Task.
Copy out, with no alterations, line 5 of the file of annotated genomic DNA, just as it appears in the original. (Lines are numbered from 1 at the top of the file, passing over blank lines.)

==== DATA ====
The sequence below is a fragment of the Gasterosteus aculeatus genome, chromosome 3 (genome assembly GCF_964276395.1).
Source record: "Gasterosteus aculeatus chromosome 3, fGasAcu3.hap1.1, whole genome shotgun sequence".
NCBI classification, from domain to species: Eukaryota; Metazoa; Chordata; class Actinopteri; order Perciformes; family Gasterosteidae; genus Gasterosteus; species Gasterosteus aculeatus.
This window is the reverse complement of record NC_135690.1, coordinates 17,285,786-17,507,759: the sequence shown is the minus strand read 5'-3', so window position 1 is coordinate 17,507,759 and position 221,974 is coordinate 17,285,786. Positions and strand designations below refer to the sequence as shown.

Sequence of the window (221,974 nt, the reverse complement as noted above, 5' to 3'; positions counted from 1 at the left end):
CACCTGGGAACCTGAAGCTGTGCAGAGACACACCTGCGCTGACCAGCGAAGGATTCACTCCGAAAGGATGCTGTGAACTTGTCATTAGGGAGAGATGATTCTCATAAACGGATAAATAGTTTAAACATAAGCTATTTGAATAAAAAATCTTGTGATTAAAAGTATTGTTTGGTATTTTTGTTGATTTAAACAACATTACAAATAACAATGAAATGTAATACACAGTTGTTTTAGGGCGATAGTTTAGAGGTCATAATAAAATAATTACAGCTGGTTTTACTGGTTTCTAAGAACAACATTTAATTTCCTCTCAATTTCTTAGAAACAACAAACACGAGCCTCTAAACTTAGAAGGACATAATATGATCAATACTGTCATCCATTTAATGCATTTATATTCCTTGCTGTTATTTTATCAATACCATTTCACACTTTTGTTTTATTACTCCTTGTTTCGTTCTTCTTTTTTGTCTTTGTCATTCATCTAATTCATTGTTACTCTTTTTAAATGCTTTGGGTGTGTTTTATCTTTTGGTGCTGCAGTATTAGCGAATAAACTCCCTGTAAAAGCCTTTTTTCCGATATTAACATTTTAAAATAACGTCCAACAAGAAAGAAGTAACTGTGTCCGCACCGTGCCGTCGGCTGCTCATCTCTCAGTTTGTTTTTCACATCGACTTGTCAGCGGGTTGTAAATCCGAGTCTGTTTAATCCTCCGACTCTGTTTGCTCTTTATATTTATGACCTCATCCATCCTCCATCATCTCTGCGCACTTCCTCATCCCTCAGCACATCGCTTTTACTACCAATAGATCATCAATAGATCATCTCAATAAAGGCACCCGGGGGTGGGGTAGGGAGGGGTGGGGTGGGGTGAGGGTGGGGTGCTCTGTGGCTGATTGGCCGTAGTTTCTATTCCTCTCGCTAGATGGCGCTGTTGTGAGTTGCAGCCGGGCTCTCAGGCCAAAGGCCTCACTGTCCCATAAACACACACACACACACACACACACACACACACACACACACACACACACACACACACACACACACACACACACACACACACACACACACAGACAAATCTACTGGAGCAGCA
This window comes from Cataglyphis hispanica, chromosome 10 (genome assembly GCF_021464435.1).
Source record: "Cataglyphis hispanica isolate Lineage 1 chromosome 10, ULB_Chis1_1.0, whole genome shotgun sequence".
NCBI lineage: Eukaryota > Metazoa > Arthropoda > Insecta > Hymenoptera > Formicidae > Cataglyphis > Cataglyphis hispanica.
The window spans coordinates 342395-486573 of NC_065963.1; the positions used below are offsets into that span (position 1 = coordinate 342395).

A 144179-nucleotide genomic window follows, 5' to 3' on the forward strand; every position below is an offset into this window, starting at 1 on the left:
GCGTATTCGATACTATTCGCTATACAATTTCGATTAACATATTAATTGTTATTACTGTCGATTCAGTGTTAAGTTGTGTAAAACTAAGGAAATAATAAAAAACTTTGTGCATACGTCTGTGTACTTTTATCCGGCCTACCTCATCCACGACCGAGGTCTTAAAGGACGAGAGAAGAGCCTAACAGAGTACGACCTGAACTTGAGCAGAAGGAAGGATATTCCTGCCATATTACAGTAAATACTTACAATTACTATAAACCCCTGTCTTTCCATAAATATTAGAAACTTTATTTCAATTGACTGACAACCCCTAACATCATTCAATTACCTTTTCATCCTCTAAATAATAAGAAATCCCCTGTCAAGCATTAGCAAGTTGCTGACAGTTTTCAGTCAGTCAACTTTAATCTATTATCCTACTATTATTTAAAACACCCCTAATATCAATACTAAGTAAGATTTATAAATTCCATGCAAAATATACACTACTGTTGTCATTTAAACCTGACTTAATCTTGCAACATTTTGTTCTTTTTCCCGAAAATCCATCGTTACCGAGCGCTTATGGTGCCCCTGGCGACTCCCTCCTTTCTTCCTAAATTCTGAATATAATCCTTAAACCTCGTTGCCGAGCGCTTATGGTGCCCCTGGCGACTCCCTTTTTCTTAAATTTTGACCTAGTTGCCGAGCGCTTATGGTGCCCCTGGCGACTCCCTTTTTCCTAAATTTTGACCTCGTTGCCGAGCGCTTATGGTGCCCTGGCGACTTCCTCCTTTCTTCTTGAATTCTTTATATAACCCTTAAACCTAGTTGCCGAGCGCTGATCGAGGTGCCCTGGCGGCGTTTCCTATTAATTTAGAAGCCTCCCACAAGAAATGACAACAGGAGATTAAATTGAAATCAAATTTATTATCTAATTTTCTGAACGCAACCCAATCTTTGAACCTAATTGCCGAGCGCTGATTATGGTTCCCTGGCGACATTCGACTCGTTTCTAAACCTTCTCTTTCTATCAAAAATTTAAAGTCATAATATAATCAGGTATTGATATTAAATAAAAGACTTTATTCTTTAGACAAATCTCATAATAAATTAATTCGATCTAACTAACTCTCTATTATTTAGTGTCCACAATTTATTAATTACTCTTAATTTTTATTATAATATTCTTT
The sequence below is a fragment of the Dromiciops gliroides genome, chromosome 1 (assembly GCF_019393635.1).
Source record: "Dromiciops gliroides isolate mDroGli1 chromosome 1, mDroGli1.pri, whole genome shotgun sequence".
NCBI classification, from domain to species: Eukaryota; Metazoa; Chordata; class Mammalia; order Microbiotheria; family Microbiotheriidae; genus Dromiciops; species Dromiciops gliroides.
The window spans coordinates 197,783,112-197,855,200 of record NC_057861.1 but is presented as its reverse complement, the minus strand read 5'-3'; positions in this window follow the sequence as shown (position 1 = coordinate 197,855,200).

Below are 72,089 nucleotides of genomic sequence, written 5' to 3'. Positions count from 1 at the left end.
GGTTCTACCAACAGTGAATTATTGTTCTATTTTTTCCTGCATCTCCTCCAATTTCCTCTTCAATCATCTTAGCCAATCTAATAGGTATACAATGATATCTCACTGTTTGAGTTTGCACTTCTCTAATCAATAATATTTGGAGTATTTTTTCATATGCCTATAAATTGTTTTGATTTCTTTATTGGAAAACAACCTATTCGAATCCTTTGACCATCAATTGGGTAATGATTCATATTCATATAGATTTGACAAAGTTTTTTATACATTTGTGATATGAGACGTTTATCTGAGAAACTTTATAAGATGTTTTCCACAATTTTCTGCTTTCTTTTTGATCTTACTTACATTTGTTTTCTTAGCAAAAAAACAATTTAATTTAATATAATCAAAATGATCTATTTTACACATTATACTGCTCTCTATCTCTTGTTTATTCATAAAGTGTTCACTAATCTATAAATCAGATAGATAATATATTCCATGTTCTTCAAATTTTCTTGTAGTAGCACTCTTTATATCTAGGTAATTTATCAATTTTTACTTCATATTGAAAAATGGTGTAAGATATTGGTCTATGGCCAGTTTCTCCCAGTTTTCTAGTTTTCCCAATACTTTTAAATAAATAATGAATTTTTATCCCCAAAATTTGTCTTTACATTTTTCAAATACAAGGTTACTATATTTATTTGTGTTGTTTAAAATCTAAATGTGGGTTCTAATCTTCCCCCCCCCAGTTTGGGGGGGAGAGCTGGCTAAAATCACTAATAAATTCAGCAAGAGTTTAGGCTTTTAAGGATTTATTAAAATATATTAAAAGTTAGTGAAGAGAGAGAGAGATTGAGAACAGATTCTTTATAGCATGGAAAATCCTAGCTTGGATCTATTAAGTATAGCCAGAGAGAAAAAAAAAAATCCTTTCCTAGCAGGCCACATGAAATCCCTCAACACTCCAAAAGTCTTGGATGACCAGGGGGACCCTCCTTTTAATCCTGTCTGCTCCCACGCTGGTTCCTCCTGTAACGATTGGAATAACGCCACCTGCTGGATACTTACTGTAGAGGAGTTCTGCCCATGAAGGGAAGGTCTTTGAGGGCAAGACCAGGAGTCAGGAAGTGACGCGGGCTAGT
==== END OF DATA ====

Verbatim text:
Sequence of the window (221,974 nt, the reverse complement as noted above, 5' to 3'; positions counted from 1 at the left end):